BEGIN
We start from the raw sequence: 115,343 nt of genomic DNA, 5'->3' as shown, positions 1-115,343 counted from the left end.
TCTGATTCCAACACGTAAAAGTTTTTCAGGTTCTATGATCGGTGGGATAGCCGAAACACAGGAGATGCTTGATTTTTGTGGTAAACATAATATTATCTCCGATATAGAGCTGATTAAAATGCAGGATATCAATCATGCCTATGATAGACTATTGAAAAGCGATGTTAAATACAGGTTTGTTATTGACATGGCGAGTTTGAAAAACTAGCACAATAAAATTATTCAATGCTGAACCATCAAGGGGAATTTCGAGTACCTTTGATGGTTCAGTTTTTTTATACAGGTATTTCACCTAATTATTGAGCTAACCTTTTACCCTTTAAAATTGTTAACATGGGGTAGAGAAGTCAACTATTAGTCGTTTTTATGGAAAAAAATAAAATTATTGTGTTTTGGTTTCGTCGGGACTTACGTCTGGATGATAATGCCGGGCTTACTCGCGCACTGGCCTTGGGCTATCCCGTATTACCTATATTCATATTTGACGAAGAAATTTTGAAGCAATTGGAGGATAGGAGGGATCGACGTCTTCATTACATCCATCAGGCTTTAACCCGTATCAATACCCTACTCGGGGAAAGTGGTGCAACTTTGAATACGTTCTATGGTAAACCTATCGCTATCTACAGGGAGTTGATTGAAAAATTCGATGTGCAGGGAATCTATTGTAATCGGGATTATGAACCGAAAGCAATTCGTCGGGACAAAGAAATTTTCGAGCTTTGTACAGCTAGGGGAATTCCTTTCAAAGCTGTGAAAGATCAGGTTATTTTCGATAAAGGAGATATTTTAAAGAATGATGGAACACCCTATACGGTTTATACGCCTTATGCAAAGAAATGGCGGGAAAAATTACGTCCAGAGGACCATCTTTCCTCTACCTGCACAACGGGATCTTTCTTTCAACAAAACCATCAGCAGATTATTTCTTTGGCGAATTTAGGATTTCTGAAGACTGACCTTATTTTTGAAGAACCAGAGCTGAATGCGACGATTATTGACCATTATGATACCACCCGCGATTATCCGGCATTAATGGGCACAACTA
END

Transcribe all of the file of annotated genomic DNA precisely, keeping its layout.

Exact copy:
We start from the raw sequence: 115,343 nt of genomic DNA, 5'->3' as shown, positions 1-115,343 counted from the left end.
TCTGATTCCAACACGTAAAAGTTTTTCAGGTTCTATGATCGGTGGGATAGCCGAAACACAGGAGATGCTTGATTTTTGTGGTAAACATAATATTATCTCCGATATAGAGCTGATTAAAATGCAGGATATCAATCATGCCTATGATAGACTATTGAAAAGCGATGTTAAATACAGGTTTGTTATTGACATGGCGAGTTTGAAAAACTAGCACAATAAAATTATTCAATGCTGAACCATCAAGGGGAATTTCGAGTACCTTTGATGGTTCAGTTTTTTTATACAGGTATTTCACCTAATTATTGAGCTAACCTTTTACCCTTTAAAATTGTTAACATGGGGTAGAGAAGTCAACTATTAGTCGTTTTTATGGAAAAAAATAAAATTATTGTGTTTTGGTTTCGTCGGGACTTACGTCTGGATGATAATGCCGGGCTTACTCGCGCACTGGCCTTGGGCTATCCCGTATTACCTATATTCATATTTGACGAAGAAATTTTGAAGCAATTGGAGGATAGGAGGGATCGACGTCTTCATTACATCCATCAGGCTTTAACCCGTATCAATACCCTACTCGGGGAAAGTGGTGCAACTTTGAATACGTTCTATGGTAAACCTATCGCTATCTACAGGGAGTTGATTGAAAAATTCGATGTGCAGGGAATCTATTGTAATCGGGATTATGAACCGAAAGCAATTCGTCGGGACAAAGAAATTTTCGAGCTTTGTACAGCTAGGGGAATTCCTTTCAAAGCTGTGAAAGATCAGGTTATTTTCGATAAAGGAGATATTTTAAAGAATGATGGAACACCCTATACGGTTTATACGCCTTATGCAAAGAAATGGCGGGAAAAATTACGTCCAGAGGACCATCTTTCCTCTACCTGCACAACGGGATCTTTCTTTCAACAAAACCATCAGCAGATTATTTCTTTGGCGAATTTAGGATTTCTGAAGACTGACCTTATTTTTGAAGAACCAGAGCTGAATGCGACGATTATTGACCATTATGATACCACCCGCGATTATCCGGCATTAATGGGCACAACTA